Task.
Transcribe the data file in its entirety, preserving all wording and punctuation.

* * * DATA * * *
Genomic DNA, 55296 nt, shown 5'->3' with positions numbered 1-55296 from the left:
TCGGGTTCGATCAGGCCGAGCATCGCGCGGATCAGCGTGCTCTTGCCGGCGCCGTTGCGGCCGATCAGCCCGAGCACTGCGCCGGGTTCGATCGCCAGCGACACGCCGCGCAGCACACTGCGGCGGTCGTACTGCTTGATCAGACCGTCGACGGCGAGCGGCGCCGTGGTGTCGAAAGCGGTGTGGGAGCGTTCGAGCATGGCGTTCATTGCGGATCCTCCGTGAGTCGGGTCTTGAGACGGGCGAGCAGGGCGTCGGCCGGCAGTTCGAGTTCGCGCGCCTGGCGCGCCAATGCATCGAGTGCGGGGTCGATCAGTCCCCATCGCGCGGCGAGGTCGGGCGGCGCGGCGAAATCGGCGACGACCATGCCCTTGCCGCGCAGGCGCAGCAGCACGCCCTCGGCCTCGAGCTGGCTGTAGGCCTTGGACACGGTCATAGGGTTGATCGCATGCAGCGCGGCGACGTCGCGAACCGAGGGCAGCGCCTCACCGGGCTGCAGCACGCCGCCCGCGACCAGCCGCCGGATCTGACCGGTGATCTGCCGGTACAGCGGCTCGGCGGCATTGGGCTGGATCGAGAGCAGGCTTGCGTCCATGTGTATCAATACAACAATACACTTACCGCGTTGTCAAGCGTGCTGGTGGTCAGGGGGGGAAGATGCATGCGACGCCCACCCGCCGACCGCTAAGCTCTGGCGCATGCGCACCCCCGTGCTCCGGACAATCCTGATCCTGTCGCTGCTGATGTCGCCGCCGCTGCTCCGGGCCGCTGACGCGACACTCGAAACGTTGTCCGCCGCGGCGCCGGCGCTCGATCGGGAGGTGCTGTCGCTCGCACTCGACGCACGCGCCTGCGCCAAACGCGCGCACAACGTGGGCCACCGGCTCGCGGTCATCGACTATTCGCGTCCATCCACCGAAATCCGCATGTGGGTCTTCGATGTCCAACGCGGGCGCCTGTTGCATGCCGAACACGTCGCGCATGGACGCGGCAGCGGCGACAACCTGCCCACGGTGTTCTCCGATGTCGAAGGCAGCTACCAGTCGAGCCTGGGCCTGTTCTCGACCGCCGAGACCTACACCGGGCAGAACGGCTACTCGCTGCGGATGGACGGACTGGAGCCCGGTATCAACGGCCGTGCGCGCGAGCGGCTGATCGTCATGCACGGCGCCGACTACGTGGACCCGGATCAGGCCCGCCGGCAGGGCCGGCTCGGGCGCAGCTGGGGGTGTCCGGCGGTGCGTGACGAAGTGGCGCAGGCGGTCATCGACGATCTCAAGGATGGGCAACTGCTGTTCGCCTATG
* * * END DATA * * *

Genomic DNA, 55296 nt, shown 5'->3' with positions numbered 1-55296 from the left:
TCGGGTTCGATCAGGCCGAGCATCGCGCGGATCAGCGTGCTCTTGCCGGCGCCGTTGCGGCCGATCAGCCCGAGCACTGCGCCGGGTTCGATCGCCAGCGACACGCCGCGCAGCACACTGCGGCGGTCGTACTGCTTGATCAGACCGTCGACGGCGAGCGGCGCCGTGGTGTCGAAAGCGGTGTGGGAGCGTTCGAGCATGGCGTTCATTGCGGATCCTCCGTGAGTCGGGTCTTGAGACGGGCGAGCAGGGCGTCGGCCGGCAGTTCGAGTTCGCGCGCCTGGCGCGCCAATGCATCGAGTGCGGGGTCGATCAGTCCCCATCGCGCGGCGAGGTCGGGCGGCGCGGCGAAATCGGCGACGACCATGCCCTTGCCGCGCAGGCGCAGCAGCACGCCCTCGGCCTCGAGCTGGCTGTAGGCCTTGGACACGGTCATAGGGTTGATCGCATGCAGCGCGGCGACGTCGCGAACCGAGGGCAGCGCCTCACCGGGCTGCAGCACGCCGCCCGCGACCAGCCGCCGGATCTGACCGGTGATCTGCCGGTACAGCGGCTCGGCGGCATTGGGCTGGATCGAGAGCAGGCTTGCGTCCATGTGTATCAATACAACAATACACTTACCGCGTTGTCAAGCGTGCTGGTGGTCAGGGGGGGAAGATGCATGCGACGCCCACCCGCCGACCGCTAAGCTCTGGCGCATGCGCACCCCCGTGCTCCGGACAATCCTGATCCTGTCGCTGCTGATGTCGCCGCCGCTGCTCCGGGCCGCTGACGCGACACTCGAAACGTTGTCCGCCGCGGCGCCGGCGCTCGATCGGGAGGTGCTGTCGCTCGCACTCGACGCACGCGCCTGCGCCAAACGCGCGCACAACGTGGGCCACCGGCTCGCGGTCATCGACTATTCGCGTCCATCCACCGAAATCCGCATGTGGGTCTTCGATGTCCAACGCGGGCGCCTGTTGCATGCCGAACACGTCGCGCATGGACGCGGCAGCGGCGACAACCTGCCCACGGTGTTCTCCGATGTCGAAGGCAGCTACCAGTCGAGCCTGGGCCTGTTCTCGACCGCCGAGACCTACACCGGGCAGAACGGCTACTCGCTGCGGATGGACGGACTGGAGCCCGGTATCAACGGCCGTGCGCGCGAGCGGCTGATCGTCATGCACGGCGCCGACTACGTGGACCCGGATCAGGCCCGCCGGCAGGGCCGGCTCGGGCGCAGCTGGGGGTGTCCGGCGGTGCGTGACGAAGTGGCGCAGGCGGTCATCGACGATCTCAAGGATGGGCAACTGCTGTTCGCCTATG